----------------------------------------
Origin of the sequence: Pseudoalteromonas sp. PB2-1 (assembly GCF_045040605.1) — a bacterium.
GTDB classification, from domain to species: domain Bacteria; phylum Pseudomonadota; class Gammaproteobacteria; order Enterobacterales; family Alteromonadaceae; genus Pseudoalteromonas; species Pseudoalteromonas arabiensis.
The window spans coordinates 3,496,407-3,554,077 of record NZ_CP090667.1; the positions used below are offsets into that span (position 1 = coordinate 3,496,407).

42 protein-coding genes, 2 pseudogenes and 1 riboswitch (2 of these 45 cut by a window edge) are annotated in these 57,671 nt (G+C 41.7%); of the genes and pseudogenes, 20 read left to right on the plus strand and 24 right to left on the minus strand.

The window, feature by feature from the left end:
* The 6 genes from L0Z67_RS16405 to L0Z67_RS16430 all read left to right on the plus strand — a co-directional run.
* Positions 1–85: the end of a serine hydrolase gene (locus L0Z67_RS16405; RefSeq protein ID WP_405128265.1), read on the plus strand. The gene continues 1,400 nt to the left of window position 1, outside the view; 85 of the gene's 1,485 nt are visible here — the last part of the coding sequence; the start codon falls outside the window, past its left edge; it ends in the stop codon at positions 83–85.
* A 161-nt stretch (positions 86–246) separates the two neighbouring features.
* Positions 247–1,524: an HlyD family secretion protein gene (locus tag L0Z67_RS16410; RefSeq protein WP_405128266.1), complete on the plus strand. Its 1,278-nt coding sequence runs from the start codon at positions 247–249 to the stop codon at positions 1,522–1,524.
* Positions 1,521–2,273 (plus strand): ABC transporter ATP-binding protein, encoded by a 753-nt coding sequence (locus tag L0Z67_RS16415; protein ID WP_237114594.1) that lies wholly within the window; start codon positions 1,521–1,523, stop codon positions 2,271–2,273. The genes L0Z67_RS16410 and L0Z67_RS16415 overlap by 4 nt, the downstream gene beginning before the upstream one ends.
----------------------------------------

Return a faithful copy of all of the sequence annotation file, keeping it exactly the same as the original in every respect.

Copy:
Origin of the sequence: Pseudoalteromonas sp. PB2-1 (assembly GCF_045040605.1) — a bacterium.
GTDB classification, from domain to species: domain Bacteria; phylum Pseudomonadota; class Gammaproteobacteria; order Enterobacterales; family Alteromonadaceae; genus Pseudoalteromonas; species Pseudoalteromonas arabiensis.
The window spans coordinates 3,496,407-3,554,077 of record NZ_CP090667.1; the positions used below are offsets into that span (position 1 = coordinate 3,496,407).

42 protein-coding genes, 2 pseudogenes and 1 riboswitch (2 of these 45 cut by a window edge) are annotated in these 57,671 nt (G+C 41.7%); of the genes and pseudogenes, 20 read left to right on the plus strand and 24 right to left on the minus strand.

The window, feature by feature from the left end:
* The 6 genes from L0Z67_RS16405 to L0Z67_RS16430 all read left to right on the plus strand — a co-directional run.
* Positions 1–85: the end of a serine hydrolase gene (locus L0Z67_RS16405; RefSeq protein ID WP_405128265.1), read on the plus strand. The gene continues 1,400 nt to the left of window position 1, outside the view; 85 of the gene's 1,485 nt are visible here — the last part of the coding sequence; the start codon falls outside the window, past its left edge; it ends in the stop codon at positions 83–85.
* A 161-nt stretch (positions 86–246) separates the two neighbouring features.
* Positions 247–1,524: an HlyD family secretion protein gene (locus tag L0Z67_RS16410; RefSeq protein WP_405128266.1), complete on the plus strand. Its 1,278-nt coding sequence runs from the start codon at positions 247–249 to the stop codon at positions 1,522–1,524.
* Positions 1,521–2,273 (plus strand): ABC transporter ATP-binding protein, encoded by a 753-nt coding sequence (locus tag L0Z67_RS16415; protein ID WP_237114594.1) that lies wholly within the window; start codon positions 1,521–1,523, stop codon positions 2,271–2,273. The genes L0Z67_RS16410 and L0Z67_RS16415 overlap by 4 nt, the downstream gene beginning before the upstream one ends.